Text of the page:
This project was born out of three interrelated convictions. The first was that a better understanding of Philhellenism can enhance our understanding of the Greek Revolution and in particular of its international and transnational character. Philhellenism has for long drawn the attention of scholars working on the Greek Revolution of 1821. Despite this, much uncertainty remains about what Philhellenism was and how it contributed to the course and outcome of the Revolution. We still lack knowledge of the personal affinities and the experiences of many of the Philhellenes, the reasons why they mobilised in favour of the Greeks, as well as what exactly they did in revolutionary Greece and how effective it was. The same goes for their political ideas. If the Greek Revolution became a sort of laboratory for the production of novel political ideas, much remains to be understood about the transnational dimension of these ideas and these activities.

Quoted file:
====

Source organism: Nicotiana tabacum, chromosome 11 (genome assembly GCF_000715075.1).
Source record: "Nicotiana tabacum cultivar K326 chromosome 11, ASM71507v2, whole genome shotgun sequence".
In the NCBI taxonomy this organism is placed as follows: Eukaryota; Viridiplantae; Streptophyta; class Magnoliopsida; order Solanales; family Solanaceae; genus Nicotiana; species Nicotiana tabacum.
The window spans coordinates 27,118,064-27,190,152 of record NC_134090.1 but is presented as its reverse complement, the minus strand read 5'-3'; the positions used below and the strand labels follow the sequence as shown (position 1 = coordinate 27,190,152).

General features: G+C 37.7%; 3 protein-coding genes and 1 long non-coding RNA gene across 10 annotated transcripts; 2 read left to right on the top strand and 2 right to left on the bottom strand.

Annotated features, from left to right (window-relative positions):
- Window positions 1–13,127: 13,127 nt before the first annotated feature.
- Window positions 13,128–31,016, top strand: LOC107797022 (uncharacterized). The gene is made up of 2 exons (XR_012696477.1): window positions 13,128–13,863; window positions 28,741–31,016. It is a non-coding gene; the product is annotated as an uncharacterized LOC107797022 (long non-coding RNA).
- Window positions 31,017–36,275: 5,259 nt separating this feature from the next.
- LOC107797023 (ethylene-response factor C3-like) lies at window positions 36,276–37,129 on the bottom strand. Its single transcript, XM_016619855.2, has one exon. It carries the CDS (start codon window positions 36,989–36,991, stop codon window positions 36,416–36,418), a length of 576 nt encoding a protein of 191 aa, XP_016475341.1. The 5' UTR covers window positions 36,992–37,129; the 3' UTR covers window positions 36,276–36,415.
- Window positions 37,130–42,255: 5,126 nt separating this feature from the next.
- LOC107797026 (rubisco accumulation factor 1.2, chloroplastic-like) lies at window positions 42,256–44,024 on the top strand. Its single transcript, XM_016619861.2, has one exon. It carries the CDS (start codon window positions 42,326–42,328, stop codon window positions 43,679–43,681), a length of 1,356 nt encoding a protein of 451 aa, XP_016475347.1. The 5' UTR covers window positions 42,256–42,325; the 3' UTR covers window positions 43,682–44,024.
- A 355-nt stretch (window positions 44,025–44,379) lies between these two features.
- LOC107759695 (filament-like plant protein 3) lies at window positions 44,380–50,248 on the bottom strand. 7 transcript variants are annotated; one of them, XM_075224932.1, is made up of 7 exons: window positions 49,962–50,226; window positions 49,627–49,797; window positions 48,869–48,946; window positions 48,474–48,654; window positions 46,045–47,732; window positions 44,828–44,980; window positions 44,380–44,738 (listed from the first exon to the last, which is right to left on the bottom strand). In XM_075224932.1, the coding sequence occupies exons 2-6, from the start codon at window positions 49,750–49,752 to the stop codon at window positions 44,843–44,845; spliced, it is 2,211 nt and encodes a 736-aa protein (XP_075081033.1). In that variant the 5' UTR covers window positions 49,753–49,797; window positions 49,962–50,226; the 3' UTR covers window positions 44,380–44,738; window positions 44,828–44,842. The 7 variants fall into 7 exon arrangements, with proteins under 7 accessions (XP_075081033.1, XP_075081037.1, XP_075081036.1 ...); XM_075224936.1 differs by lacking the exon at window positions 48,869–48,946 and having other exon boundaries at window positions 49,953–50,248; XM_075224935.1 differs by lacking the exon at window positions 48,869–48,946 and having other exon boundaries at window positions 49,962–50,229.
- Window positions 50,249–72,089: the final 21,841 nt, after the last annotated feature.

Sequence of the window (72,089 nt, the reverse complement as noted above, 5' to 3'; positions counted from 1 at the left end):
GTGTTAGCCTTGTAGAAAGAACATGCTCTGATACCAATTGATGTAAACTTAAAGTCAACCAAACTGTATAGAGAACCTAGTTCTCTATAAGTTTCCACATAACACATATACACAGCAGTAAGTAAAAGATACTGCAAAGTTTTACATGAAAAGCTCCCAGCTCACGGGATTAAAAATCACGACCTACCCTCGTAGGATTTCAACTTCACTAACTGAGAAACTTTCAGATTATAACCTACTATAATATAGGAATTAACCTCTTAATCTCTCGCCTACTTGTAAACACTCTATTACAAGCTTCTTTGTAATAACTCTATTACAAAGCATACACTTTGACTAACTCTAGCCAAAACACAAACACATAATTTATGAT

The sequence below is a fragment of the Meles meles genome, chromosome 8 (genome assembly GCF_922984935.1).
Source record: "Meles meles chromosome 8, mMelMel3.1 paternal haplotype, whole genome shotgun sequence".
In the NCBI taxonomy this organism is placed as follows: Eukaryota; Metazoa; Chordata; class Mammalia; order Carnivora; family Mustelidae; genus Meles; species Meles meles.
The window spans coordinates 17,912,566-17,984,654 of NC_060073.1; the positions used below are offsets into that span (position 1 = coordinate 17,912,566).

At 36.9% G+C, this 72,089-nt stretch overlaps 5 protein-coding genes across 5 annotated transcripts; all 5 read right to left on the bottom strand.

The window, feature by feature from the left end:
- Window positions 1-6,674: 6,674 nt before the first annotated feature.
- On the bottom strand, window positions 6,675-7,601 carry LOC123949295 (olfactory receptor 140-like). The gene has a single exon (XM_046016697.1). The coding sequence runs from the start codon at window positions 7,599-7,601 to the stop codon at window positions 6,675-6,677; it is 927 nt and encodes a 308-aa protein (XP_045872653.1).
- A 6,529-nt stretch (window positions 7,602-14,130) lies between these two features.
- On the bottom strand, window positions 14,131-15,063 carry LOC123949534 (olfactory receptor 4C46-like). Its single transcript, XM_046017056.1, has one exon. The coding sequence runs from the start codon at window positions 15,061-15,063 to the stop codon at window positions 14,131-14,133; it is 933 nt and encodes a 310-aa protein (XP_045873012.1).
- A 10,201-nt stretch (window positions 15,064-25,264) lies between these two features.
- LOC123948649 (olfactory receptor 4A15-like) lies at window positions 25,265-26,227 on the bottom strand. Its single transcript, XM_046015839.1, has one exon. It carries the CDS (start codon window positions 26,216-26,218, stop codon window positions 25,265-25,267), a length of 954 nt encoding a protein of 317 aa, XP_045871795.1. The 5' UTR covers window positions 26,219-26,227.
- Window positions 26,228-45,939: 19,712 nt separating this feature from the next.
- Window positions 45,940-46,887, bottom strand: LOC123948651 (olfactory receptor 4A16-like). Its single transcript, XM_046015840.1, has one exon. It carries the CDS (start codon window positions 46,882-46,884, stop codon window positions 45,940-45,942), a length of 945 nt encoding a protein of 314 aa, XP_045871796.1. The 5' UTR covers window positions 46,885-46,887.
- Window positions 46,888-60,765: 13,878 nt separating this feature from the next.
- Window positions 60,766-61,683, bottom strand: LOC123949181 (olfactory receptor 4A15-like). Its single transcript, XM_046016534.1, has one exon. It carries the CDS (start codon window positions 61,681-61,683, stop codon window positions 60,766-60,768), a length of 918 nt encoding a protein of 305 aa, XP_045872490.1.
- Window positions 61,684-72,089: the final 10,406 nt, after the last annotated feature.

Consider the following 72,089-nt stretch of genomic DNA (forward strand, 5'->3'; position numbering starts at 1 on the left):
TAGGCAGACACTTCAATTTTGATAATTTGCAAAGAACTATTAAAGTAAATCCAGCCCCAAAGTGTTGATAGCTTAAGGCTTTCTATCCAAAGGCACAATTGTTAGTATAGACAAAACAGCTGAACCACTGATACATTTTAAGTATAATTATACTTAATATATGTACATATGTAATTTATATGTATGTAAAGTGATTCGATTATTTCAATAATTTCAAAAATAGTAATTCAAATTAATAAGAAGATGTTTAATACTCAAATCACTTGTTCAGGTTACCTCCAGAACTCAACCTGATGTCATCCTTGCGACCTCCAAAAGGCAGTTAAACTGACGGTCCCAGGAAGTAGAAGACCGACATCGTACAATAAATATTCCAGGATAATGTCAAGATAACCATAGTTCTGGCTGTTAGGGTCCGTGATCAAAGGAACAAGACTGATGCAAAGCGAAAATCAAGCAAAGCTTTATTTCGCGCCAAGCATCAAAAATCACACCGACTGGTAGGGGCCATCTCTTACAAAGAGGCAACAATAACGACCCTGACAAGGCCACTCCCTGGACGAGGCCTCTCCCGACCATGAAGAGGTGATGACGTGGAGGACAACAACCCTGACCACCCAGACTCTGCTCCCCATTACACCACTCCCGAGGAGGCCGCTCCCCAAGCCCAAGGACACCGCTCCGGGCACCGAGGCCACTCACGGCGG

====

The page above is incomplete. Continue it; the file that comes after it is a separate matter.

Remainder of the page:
Here lies also the second conviction, namely that Philhellenism is a very productive way to connect the Greek Revolution with the burgeoning literature on the Age of Revolution—one that has expanded the geographical scope and our understanding of the revolutionary age by embracing the insights of transnational and global history. Although the Greek Revolution was a key moment in this age, it has all too often been neglected by scholars working on the wider field. Recent work has begun to turn this state of affairs around. This project aims to build on these developments and take them farther.